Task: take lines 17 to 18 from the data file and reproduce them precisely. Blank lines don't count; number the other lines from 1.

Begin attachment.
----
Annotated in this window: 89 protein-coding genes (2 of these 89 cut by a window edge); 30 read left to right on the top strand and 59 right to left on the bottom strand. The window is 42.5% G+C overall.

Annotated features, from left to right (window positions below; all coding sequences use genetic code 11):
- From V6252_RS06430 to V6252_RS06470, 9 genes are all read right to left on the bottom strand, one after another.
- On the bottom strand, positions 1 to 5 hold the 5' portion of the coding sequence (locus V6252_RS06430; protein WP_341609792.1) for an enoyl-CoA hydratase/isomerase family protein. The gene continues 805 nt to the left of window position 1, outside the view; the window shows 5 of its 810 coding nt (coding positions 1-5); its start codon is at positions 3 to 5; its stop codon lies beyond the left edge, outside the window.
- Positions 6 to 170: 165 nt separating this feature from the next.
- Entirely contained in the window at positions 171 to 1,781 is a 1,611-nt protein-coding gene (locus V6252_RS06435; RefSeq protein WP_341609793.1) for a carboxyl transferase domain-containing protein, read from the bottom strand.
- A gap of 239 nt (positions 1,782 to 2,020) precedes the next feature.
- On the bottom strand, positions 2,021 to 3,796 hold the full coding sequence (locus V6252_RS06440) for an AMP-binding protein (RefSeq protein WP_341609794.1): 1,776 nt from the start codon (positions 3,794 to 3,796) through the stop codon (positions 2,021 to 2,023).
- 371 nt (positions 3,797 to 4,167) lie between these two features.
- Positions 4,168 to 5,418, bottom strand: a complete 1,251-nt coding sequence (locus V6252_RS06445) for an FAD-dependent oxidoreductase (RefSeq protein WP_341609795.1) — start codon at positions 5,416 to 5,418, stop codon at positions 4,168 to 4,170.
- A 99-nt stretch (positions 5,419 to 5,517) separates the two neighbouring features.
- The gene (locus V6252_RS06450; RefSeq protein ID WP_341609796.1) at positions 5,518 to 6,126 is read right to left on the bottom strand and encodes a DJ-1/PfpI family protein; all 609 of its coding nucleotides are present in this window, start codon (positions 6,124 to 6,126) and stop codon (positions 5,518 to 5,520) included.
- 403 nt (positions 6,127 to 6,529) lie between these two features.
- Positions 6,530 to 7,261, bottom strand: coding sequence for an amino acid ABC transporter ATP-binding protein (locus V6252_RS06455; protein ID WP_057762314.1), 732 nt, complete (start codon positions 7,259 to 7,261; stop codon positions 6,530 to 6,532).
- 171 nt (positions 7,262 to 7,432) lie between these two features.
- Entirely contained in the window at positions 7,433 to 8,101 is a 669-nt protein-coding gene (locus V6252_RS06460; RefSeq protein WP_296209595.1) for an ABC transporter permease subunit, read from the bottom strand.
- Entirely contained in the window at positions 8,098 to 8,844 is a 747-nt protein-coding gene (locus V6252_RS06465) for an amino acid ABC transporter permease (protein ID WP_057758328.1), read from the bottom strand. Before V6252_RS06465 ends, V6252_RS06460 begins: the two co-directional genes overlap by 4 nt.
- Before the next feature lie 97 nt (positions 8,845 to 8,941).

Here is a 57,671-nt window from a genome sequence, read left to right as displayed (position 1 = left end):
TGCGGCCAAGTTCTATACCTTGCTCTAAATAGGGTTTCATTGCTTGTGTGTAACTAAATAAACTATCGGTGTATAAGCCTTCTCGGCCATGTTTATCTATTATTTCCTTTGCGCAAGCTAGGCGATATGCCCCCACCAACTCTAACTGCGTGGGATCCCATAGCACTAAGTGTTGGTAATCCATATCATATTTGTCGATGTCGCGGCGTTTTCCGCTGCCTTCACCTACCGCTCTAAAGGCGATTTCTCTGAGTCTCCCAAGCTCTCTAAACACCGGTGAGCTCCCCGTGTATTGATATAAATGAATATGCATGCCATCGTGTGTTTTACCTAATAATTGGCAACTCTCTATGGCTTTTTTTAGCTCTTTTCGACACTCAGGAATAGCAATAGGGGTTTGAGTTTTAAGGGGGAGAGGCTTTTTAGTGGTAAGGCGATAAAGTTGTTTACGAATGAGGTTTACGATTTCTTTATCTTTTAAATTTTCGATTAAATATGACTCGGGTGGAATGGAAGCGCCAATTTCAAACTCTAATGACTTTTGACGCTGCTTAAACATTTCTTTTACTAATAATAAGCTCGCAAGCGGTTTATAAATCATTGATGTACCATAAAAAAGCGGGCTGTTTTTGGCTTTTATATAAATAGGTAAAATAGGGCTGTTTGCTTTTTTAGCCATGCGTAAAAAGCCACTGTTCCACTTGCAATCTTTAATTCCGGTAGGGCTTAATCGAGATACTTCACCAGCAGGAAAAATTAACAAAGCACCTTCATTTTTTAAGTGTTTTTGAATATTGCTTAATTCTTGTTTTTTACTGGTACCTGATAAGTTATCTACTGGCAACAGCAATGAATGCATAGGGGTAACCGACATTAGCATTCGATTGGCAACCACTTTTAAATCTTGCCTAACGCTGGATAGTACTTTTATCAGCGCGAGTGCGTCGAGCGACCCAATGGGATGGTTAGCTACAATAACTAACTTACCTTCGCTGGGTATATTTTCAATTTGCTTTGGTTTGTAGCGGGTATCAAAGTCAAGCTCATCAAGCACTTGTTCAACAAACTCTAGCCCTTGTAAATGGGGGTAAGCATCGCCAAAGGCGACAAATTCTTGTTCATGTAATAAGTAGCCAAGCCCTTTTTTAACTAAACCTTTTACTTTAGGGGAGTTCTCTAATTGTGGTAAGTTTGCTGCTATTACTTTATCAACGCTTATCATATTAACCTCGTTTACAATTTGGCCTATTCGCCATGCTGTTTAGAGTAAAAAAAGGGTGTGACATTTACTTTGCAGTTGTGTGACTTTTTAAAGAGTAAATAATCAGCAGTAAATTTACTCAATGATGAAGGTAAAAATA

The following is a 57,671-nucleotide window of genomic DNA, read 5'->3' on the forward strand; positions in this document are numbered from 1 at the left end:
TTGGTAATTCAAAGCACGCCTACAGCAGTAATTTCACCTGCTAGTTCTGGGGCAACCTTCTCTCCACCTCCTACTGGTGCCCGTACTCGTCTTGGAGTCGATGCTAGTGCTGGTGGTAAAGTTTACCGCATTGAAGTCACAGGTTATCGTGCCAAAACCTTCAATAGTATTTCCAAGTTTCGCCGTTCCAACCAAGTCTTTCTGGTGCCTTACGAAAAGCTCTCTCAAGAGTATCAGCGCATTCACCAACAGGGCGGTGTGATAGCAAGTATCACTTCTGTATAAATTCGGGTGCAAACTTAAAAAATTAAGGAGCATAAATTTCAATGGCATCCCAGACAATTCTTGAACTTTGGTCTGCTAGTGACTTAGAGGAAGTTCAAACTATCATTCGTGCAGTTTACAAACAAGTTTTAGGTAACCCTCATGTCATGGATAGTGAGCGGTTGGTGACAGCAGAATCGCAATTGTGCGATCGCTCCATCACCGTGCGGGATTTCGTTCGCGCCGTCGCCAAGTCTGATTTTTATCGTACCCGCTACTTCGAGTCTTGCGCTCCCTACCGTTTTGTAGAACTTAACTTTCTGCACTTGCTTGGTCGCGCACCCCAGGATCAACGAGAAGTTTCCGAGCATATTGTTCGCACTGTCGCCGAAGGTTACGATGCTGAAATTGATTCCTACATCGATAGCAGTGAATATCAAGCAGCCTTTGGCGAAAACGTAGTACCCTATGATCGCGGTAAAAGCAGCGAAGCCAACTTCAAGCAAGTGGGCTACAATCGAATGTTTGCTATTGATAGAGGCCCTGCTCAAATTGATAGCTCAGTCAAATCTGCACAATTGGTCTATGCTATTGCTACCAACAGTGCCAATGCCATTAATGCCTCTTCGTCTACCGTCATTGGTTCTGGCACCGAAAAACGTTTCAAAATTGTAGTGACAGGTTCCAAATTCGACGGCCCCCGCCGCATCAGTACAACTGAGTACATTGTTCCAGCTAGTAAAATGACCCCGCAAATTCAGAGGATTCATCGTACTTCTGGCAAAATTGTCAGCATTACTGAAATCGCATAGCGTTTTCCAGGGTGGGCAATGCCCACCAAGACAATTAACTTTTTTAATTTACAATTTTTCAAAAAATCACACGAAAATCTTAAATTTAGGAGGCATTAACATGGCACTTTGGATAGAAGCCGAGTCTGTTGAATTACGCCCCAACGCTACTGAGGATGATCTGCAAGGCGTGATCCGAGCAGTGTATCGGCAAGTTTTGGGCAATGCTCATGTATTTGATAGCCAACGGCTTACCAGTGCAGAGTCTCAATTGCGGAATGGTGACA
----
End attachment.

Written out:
- Entirely contained in the window at positions 8,098 to 8,844 is a 747-nt protein-coding gene (locus V6252_RS06465) for an amino acid ABC transporter permease (protein ID WP_057758328.1), read from the bottom strand. Before V6252_RS06465 ends, V6252_RS06460 begins: the two co-directional genes overlap by 4 nt.
- Before the next feature lie 97 nt (positions 8,845 to 8,941).